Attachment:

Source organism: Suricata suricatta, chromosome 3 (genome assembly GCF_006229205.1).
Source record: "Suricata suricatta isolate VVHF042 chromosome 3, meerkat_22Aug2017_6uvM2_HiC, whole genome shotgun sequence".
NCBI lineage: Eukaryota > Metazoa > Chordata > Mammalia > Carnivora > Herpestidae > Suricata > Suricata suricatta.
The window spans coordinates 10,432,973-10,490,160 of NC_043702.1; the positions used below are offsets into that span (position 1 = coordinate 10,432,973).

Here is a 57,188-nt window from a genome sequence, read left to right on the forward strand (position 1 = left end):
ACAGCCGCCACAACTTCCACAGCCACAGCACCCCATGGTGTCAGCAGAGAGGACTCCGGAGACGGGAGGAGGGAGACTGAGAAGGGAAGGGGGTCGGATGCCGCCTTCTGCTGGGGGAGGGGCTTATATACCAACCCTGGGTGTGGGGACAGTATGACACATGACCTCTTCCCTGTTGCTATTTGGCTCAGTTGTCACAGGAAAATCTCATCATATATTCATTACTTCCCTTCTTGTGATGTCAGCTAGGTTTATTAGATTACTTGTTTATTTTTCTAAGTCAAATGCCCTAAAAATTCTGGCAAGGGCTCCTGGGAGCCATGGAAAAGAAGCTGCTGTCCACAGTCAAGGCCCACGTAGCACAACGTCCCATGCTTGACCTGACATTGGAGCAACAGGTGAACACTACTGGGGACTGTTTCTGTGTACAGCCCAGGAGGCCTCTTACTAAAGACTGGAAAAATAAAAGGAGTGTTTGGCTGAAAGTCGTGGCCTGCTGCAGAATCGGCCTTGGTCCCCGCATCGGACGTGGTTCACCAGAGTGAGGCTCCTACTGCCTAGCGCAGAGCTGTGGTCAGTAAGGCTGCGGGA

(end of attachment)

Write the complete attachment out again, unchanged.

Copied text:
Source organism: Suricata suricatta, chromosome 3 (genome assembly GCF_006229205.1).
Source record: "Suricata suricatta isolate VVHF042 chromosome 3, meerkat_22Aug2017_6uvM2_HiC, whole genome shotgun sequence".
NCBI lineage: Eukaryota > Metazoa > Chordata > Mammalia > Carnivora > Herpestidae > Suricata > Suricata suricatta.
The window spans coordinates 10,432,973-10,490,160 of NC_043702.1; the positions used below are offsets into that span (position 1 = coordinate 10,432,973).

Here is a 57,188-nt window from a genome sequence, read left to right on the forward strand (position 1 = left end):
ACAGCCGCCACAACTTCCACAGCCACAGCACCCCATGGTGTCAGCAGAGAGGACTCCGGAGACGGGAGGAGGGAGACTGAGAAGGGAAGGGGGTCGGATGCCGCCTTCTGCTGGGGGAGGGGCTTATATACCAACCCTGGGTGTGGGGACAGTATGACACATGACCTCTTCCCTGTTGCTATTTGGCTCAGTTGTCACAGGAAAATCTCATCATATATTCATTACTTCCCTTCTTGTGATGTCAGCTAGGTTTATTAGATTACTTGTTTATTTTTCTAAGTCAAATGCCCTAAAAATTCTGGCAAGGGCTCCTGGGAGCCATGGAAAAGAAGCTGCTGTCCACAGTCAAGGCCCACGTAGCACAACGTCCCATGCTTGACCTGACATTGGAGCAACAGGTGAACACTACTGGGGACTGTTTCTGTGTACAGCCCAGGAGGCCTCTTACTAAAGACTGGAAAAATAAAAGGAGTGTTTGGCTGAAAGTCGTGGCCTGCTGCAGAATCGGCCTTGGTCCCCGCATCGGACGTGGTTCACCAGAGTGAGGCTCCTACTGCCTAGCGCAGAGCTGTGGTCAGTAAGGCTGCGGGA